This blog will be devoted to the history of the City of Winnipeg, as depicted in postcards, viewbooks, maps and photographs that I have collected over the years. Of special interest are “real photo” postcards, which are postcards developed directly from negatives on special postcard stock. This type of postcard is prized because, unlike the lithographic technique used to produce most mass-produced photography, real photos are printed in continuous ink rather than in the manner of a newspaper photo (i.e. as a discontinuous collection of tiny dots). Therefore real photo postcards tend to reveal far more detail and are often enlargable without loss of clarity.
The content of the blog will naturally be dictated in part by the interests of the photographers and promoters who created or commissioned the images — we cannot go back in time and take pictures of things that interest us today but were neglected then. We are also limited by the fact that postcards and viewbooks were produced in far greater numbers at some periods than they were in others. Fortunately for Winnipeg, the height of the postcard collecting mania coincided exactly with the height of the city’s boom period — both the city and the postcard fad reached a zenith in 1911 and 1912. Subsequently, with the advent of the Great War and economic hard times, it was slow going. For example, while real photo postcard images featuring Winnipeg buildings completed in 1912 (such as the Confederation Life Building and the Union Trust Building) are plentiful, real photo postcard images of equally fine buildings completed just three or four years later (such as the Paris Building and the second Bank of Hamilton Building) are virtually unknown.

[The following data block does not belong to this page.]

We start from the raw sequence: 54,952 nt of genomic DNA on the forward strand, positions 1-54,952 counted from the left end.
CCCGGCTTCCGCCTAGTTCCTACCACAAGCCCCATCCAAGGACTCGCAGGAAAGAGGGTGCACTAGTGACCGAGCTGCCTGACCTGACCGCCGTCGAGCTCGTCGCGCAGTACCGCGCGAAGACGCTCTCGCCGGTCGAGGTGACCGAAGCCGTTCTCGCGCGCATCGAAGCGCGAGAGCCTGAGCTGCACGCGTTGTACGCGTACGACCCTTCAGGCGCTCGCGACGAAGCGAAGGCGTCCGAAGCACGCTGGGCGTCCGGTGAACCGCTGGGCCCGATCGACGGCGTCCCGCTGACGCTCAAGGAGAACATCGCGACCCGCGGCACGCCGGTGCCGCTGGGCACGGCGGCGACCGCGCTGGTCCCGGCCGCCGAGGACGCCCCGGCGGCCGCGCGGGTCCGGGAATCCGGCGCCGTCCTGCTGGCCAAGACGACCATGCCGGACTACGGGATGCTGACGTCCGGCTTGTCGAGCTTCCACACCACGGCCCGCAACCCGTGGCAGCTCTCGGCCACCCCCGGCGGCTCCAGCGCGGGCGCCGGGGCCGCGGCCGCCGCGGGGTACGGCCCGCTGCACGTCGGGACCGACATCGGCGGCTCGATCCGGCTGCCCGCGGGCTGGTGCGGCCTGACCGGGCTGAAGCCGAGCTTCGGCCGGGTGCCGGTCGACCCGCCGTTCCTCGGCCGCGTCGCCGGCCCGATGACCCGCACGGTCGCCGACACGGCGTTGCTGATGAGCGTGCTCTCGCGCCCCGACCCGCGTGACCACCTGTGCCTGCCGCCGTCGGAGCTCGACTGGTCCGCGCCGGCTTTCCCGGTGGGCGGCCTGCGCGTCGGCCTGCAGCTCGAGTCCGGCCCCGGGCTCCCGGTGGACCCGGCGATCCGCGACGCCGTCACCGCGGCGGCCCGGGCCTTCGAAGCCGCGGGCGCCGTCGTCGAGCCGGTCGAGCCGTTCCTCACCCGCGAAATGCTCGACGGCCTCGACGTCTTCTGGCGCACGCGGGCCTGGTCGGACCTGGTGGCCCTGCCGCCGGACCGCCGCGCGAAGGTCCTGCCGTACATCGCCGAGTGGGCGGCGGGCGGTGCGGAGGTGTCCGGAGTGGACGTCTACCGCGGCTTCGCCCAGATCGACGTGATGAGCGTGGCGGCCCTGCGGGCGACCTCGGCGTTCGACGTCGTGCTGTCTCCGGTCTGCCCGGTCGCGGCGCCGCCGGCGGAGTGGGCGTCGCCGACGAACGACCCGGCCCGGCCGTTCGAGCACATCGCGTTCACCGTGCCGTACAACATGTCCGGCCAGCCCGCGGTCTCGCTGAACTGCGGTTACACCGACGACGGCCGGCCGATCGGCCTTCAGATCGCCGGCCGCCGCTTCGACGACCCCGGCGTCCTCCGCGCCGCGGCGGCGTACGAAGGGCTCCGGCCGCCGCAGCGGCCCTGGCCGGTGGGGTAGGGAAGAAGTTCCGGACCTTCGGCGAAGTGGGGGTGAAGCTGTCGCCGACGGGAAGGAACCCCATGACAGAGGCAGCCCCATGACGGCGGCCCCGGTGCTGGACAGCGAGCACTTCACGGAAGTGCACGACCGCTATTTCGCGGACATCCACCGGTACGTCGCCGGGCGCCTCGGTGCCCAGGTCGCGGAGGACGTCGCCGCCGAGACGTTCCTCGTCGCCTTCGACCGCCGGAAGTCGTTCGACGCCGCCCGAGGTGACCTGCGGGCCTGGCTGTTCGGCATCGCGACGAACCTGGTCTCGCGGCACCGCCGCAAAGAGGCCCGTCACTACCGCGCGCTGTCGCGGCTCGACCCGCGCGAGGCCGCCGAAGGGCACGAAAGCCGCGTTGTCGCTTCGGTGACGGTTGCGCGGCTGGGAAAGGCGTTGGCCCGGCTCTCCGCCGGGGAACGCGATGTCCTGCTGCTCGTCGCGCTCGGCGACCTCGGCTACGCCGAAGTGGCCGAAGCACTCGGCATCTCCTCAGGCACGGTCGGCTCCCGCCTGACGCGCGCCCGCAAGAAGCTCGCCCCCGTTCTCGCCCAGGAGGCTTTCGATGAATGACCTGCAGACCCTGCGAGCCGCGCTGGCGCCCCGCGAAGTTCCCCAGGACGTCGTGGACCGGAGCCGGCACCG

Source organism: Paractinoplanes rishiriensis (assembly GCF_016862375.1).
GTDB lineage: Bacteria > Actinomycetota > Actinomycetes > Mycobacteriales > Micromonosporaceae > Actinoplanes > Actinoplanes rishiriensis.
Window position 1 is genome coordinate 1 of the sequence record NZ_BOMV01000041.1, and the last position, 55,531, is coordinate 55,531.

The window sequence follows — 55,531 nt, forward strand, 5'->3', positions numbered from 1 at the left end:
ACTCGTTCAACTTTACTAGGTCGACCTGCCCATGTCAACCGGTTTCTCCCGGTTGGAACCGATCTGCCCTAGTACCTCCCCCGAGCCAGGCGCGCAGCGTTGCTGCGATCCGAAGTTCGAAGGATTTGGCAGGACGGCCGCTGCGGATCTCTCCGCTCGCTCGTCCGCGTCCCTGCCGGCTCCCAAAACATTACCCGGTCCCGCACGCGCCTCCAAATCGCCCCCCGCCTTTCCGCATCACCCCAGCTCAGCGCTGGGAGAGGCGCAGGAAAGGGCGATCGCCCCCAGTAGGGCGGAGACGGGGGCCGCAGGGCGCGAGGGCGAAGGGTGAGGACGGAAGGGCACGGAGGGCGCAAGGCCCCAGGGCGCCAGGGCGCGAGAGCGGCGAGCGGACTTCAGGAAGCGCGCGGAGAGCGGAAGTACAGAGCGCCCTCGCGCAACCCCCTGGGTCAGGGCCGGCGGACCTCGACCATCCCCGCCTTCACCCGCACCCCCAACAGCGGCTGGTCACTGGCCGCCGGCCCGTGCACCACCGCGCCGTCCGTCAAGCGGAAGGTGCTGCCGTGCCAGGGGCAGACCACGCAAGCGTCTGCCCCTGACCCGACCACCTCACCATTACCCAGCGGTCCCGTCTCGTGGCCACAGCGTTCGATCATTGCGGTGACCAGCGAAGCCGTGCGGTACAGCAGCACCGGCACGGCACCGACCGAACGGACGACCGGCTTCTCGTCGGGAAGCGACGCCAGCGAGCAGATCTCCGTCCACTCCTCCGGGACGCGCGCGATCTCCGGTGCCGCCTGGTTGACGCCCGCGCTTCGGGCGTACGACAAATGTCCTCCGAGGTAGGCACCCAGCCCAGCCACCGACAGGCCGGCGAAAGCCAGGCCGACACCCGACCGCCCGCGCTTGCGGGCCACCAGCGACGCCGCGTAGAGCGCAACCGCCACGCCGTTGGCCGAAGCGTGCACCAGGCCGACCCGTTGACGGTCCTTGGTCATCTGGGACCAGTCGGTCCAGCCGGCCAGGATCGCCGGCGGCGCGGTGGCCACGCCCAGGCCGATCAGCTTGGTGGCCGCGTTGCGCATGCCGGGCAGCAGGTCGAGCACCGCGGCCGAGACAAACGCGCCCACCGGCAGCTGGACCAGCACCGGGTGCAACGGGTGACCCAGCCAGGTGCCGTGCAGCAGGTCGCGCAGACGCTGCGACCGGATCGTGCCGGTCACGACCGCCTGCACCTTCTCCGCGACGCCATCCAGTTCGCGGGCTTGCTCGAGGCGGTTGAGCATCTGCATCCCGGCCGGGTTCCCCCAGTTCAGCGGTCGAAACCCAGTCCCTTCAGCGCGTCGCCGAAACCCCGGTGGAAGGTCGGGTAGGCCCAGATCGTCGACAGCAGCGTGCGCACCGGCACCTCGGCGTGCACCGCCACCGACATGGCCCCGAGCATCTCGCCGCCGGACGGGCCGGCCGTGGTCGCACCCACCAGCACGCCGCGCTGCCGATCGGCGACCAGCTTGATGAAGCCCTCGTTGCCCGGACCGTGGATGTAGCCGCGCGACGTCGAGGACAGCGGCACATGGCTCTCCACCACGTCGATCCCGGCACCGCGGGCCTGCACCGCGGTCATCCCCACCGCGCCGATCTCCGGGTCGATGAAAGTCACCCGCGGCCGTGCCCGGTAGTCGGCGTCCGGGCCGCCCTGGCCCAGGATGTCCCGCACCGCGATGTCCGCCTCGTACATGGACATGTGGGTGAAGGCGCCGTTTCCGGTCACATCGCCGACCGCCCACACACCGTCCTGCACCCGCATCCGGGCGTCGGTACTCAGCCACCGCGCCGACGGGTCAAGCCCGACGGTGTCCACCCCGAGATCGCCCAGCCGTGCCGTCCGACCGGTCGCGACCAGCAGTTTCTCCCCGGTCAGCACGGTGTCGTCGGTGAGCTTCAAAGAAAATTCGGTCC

After about 1913, Winnipeg’s real photo postcard makers largely ceded the market to manufacturers of lithographed postcards, such as Valentine & Sons — other, that is, than with respect to spot photography of events. Thus there are many real photo postcards, from the War Years through the 1920s, 30s, 40s and 50s, of royal visits, parades, the General Strike of 1919, the floods of 1916 and 1950 and of the city’s many tragic and dramatic fires. For their part, viewbooks seem to have been popular from around 1900 through the 1920s. In both cases (real photo postcards and viewbooks) quality generally tended to decline in the later years.
Winnipeg’s leading commercial real photo photographers — Maurice Lyall, Charles Meyers and (briefly, in 1904-1905) George Alfred Barrowclough — were excellent photographers who appear to have possessed state-of-the-art equipment that could produce results that would be difficult to equal today. Real photo photography was also possible for the ordinary person: some of the rarest and most interesting postcards are these personal cards, featuring families, houses, small businesses and other images intended to impress friends and family “back east”, in the U.K. or in Europe that life in the unimaginably distant province of Manitoba was prosperous and happy. There are also many excellent and fascinating lithographed postcards produced in a succession of forms throughout the twentieth century, some of which will also be featured here.